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There are also big differences for Perry’s latest venture: for one, The Big Bang Theory—the biggest show on television—is The Odd Couple’s lead-in. This past Thursday, The Odd Couple also preceded the Two and a Half Men series finale, and premiered to 13.6 million viewers. Sure, those numbers will decrease now that the paltry Two and a Half Men is gone (and good riddance), but not up to Perry’s usual drop-off.

With CBS sticking to hugely-watched shows, despite poor or even abysmal writing, The Odd Couple may be the steady job that has always eluded Perry. If Two Broke Girls—the most unfunny sitcom ever assembled, with a wildly inaccurate running tally of the Girls’ income closing out the show—is still on-air, The Odd Couple may never get the boot.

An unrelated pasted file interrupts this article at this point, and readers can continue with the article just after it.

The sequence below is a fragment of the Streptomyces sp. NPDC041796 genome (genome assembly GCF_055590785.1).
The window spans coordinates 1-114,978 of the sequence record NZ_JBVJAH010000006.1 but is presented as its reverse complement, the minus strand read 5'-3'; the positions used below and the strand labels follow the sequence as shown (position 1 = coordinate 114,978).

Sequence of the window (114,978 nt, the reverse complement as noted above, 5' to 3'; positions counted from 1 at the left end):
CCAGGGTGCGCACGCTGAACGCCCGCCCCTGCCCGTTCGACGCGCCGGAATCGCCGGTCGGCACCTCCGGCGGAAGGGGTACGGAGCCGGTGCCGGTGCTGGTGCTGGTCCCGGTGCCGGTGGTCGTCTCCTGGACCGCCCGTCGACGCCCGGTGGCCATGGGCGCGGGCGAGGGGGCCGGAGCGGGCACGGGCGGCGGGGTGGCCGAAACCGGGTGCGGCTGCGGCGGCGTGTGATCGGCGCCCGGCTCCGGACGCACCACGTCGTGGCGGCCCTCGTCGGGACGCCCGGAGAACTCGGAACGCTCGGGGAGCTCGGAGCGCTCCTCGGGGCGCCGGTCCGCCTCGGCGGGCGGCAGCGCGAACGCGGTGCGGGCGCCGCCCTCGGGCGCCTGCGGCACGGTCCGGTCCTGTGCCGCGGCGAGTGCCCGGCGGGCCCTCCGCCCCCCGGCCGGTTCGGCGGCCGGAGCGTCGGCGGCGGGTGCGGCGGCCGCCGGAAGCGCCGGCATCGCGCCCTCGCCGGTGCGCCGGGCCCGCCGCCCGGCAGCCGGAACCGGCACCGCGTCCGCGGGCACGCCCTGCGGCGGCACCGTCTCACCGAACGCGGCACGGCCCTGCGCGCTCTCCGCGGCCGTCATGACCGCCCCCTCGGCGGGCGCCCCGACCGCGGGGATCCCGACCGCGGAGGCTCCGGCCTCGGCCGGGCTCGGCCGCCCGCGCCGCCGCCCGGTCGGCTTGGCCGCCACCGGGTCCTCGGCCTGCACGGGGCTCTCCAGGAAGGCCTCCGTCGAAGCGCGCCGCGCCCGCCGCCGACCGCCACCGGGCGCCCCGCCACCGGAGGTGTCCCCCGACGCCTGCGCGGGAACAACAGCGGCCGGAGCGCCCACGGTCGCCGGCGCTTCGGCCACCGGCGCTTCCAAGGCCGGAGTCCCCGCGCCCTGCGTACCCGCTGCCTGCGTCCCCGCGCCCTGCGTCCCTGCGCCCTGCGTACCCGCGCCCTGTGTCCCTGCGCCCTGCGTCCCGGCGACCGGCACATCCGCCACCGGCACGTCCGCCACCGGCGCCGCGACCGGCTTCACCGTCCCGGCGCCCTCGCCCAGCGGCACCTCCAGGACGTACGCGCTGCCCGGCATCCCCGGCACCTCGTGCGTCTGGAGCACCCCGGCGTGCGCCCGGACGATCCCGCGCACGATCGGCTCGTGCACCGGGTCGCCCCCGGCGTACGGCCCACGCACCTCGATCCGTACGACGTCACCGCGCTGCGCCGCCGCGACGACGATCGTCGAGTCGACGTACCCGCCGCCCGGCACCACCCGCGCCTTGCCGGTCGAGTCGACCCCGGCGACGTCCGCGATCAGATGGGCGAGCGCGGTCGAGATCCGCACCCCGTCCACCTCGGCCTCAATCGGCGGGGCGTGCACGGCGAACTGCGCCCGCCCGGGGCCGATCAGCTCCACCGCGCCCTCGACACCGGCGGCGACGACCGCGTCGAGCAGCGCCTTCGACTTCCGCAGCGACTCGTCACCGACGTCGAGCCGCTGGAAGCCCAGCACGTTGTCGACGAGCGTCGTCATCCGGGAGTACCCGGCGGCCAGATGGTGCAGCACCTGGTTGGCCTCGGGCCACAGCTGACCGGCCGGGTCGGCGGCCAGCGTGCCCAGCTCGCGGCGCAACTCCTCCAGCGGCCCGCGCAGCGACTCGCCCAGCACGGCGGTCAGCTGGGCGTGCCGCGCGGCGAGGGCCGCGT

Perry may have found a steady paycheck, but will he ever elude the shadow of Chandler Bing? The head-bobbling, holier-than-thou Mr. Bing haunts Perry with a Heisenbergian lust. Not one review I’ve come across for The Odd Couple fails to mention Friends or Chandler. Understandably so, given the Friends casts’ gargantuan salaries. 

Even with all of the criticism over his missteps, Perry keeps getting work, and may have found a home with The Odd Couple. Hearing the beloved theme song from the 1970s show begin the remake, all I could think was: “What a shame.” I just wonder if Chandler’s ghost will finally catch up to Perry and choke the life out of The Odd Couple.